Our volunteers will be speaking up for two bills that can stem these attacks on the public lands we all share. The Antiquities Act of 2019 reinforces that only Congress can alter national monuments. America’s Public Lands Act prohibits selling our public lands without an act of Congress.

3. Use parks to address climate challenges

A growing body of research demonstrates how parks, nature, and open space can help cities adapt to the impacts of a changing climate while reducing carbon emissions and increasing carbon storage. Parks keep cities cooler in summer and absorb runoff when big storms hit, reducing the risk of flooding. Urban bike trails make it safer and easier for people to get around without driving. Community forests and woodlands, wetlands, and shorelines buffer people and properties from catastrophic storms, and capture and store carbon.

The Outdoor Recreation Legacy Partnership (ORLP) is a federal program that funds climate-smart parks and trails across the country. But the President’s proposed budget for 2020 eliminated funding for ORLP. So our Day on the Hill volunteers will be asking their representatives to support the Outdoor Recreation Legacy Partnership Grant Program Act, which would increase the program’s funding for the coming fiscal year, so more at-risk communities can protect themselves from the risks of climate change.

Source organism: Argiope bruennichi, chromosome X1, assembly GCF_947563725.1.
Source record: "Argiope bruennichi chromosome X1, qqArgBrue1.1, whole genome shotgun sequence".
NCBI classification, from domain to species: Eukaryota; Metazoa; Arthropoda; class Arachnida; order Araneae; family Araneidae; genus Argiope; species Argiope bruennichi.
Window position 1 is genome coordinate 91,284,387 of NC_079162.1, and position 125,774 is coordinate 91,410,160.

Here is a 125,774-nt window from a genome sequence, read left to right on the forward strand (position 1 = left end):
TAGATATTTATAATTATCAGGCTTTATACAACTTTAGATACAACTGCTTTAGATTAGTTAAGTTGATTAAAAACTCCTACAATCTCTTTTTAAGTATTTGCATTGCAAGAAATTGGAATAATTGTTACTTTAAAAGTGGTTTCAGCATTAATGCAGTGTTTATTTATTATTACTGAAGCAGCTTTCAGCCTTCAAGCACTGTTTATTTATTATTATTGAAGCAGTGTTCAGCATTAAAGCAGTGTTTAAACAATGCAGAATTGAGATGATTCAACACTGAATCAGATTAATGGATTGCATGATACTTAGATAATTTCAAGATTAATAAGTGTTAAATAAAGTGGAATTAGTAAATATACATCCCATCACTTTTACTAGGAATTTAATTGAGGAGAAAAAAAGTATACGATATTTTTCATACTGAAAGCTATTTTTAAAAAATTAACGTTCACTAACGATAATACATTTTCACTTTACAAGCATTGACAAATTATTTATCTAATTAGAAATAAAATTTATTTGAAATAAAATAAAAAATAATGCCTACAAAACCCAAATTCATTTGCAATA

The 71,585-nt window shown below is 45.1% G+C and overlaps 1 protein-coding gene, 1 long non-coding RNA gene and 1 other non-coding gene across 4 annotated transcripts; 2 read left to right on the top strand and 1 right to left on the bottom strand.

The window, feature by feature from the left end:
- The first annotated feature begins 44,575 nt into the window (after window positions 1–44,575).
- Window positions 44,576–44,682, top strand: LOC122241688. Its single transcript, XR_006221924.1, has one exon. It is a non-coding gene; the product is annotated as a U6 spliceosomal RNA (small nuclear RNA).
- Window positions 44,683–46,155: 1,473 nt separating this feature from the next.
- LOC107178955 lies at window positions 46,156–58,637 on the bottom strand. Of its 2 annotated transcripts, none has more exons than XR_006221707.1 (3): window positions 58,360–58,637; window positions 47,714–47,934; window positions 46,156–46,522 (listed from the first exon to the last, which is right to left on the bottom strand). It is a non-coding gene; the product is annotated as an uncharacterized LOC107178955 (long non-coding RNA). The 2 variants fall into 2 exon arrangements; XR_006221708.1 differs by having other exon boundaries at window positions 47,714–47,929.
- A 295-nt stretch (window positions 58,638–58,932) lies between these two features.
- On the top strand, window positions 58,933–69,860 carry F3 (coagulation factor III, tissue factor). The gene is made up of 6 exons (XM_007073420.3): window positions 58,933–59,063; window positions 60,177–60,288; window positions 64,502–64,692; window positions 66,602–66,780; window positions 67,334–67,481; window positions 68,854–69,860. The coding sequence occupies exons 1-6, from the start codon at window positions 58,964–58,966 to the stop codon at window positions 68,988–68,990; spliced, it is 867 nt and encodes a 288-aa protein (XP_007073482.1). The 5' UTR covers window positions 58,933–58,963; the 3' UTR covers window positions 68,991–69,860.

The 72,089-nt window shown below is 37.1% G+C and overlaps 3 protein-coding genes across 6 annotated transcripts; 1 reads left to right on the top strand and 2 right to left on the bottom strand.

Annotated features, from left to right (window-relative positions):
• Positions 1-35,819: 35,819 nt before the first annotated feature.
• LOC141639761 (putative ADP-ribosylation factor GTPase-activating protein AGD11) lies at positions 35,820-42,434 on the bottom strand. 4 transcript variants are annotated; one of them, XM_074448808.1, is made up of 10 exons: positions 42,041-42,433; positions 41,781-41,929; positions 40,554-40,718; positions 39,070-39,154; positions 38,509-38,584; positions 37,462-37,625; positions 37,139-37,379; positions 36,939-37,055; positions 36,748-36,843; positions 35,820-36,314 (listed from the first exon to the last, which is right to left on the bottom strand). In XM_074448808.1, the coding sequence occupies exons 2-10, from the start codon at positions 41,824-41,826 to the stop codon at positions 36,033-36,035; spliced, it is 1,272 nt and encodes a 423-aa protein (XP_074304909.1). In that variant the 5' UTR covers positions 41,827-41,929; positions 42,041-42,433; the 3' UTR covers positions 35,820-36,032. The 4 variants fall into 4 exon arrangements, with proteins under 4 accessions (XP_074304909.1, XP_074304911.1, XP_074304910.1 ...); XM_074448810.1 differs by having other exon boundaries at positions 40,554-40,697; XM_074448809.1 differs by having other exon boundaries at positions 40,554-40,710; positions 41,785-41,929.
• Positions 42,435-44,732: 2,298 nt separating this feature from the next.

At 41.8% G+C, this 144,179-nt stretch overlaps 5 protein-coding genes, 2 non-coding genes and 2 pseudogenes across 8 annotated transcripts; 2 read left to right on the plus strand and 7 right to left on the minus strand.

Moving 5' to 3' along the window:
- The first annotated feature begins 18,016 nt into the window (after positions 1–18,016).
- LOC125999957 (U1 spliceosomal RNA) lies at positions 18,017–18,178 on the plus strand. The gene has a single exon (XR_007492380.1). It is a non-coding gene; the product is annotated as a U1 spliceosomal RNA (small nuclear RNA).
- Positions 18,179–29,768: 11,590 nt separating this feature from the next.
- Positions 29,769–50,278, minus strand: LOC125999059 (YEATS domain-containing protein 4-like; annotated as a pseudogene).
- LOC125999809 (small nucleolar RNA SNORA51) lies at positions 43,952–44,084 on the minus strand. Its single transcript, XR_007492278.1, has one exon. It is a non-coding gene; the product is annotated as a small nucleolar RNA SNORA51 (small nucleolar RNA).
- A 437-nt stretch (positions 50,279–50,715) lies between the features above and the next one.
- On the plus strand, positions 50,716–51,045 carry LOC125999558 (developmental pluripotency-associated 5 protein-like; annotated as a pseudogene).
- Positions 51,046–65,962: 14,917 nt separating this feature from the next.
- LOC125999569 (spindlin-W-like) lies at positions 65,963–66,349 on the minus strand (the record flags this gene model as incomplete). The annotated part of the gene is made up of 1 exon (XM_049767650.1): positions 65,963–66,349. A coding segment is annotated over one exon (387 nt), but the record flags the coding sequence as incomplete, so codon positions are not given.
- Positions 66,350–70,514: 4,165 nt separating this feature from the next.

We're standing up for the parks and open spaces that matter ... but we can't do it without your help. Sign the petition urging your representatives to support these important policies.


Paula Baldissard
We must protect our public lands
Marlene Stiffler
To my congressmen: Scott Perry, Pat Tomey, & Casey. Please do what you can to protect our public lands for future generations. Thank you. Marlene Stiffler
Tom Canavan
Leave our public lands alone
Thomas Anthony ...
Protect our parks, our heritage! They are our most beautiful and sacred investment.
Owen Edwards